Last chapter recap:
And then I read my last message from Austin.
Austin 11:29 P.M: dude. we need to talk. call me when you get this.
He knew. I don’t know how he knew, but he knew.
If hide-and-seek were an Olympic sport, I could win a gold medal. I’m not even joking; I might go into that after I graduate from college. Needless to say, I successfully avoided Austin for the next three days. That’s a legitimate accomplishment, since we’re in most of the same classes, we’re on the same soccer teams, and he knows where I live.
Finally, on the fourth day, he cornered me in the locker room after school, only moments before what was arguably the most important soccer game of my high school career. I was shoving my cleats into my grimy, Gatorade-stained duffle bag when he sat on the long, wooden bench beside me. There were guys changing and moving around all over the room. Carter was wiping off his shin guards just a few lockers away and I really hoped Austin wasn’t going to inadvertently create some tension between Carter and me right before the game. It was against Littleton-West, our school’s rivals, and we really needed a win. If we won today’s game we’d be eligible for the Eastern-Division League Tournament. (EDLT) All the contenders for the state title would be there, and Coach Sullivan would personally murder every member of the team if we weren’t entered in that tournament.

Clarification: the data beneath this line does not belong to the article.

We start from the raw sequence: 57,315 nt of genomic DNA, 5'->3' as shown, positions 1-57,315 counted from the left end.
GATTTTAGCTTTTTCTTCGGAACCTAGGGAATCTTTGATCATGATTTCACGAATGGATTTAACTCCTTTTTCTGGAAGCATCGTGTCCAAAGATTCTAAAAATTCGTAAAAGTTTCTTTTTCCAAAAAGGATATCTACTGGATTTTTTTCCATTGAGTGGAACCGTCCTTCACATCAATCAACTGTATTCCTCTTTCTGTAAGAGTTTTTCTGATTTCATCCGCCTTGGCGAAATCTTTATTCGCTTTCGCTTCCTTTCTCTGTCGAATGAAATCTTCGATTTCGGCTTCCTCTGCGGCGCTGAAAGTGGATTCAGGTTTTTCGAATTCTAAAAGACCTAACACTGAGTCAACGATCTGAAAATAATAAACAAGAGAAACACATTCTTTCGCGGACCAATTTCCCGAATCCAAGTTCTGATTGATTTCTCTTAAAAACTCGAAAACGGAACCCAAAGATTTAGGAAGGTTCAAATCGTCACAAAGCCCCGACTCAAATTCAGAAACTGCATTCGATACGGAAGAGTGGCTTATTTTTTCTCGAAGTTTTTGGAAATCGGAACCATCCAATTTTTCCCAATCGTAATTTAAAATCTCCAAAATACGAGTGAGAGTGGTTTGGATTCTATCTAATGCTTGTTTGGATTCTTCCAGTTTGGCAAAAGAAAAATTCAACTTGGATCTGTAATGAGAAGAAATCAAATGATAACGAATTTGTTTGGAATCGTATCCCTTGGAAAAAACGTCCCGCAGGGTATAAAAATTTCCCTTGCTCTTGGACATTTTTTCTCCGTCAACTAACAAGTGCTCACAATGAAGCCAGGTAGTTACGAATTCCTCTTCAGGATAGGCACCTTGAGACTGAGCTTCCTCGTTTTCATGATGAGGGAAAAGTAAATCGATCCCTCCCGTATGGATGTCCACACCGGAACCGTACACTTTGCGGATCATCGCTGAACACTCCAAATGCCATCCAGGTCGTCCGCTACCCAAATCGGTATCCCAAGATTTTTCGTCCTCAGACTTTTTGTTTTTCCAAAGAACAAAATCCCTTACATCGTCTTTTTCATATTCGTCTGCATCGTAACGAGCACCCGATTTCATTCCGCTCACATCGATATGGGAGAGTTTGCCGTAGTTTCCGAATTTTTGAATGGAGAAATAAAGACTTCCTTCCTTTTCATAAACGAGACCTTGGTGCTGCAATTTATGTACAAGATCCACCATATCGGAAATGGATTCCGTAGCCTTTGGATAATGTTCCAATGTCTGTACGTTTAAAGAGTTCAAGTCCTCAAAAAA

“My house. 9:00. Tonight.” Austin’s tone was sharp and full of warning, like he’d kill me if I didn’t show. He was giving me an ultimatum: Austin is a great friend, and I knew he would tell Carter about Eliza, so either I would go to his house tonight and give him my side of the story before he told it to Carter, or I wouldn’t go to his house tonight and he would tell Carter what exactly what he’d seen. I could imagine that he’d seen a lot. Neither option would help me keep my relationship with Eliza a secret, but I knew which one was better.
I cleared my throat and looked at my best friend. His expression was surprisingly stoic, an emotion I’d never seen him wear. It was like he knew something I didn’t know, like he had an extra piece of information that made the Eliza situation even more complicated than I’d realized. “I’ll be there,” I told him, trying my hardest to look him in the eye. I knew there was no point in avoiding him any longer.
“Good,” his voice was soft, like I’d given him the right answer. Then he nodded and went to the other end of the locker room to start his pre-game routine. Ever since Coach Sullivan gave us a two-hour long lecture on sports psychology, every player on the team has his own ritual – a series of steps he consistently takes before every game. For some of the guys it’s nothing more than wolfing down a Snickers bar or putting black lines under his eyes like we’re in the NFL or something. For some guys, it’s considerably more complex. Carter, for example, has a specific motivational quote (that he’d found on the internet) for every piece of his uniform. He’s really secretive about it, so I have no idea what they are, but once I heard him say, “You have a choice – you can either thrown in the towel, or use it to wipe the sweat off your face,” when he was putting on his jersey. I’m pretty sure that’s a Gatorade ad, too. He also has a special playlist that he’d put together on his iPod just for the Littleton-West game.
My routine is to drink one of those 10 fluid-oz cartons of chocolate milk from the school cafeteria. I also do that before every practice. The locker room after school is pretty much the only time I ever drink chocolate milk, - It helps me transition out of the school day. I know that as soon as I throw away the carton, it’s time to play soccer. I read in a magazine somewhere that doing stuff like that helps athletes focus. The article was right.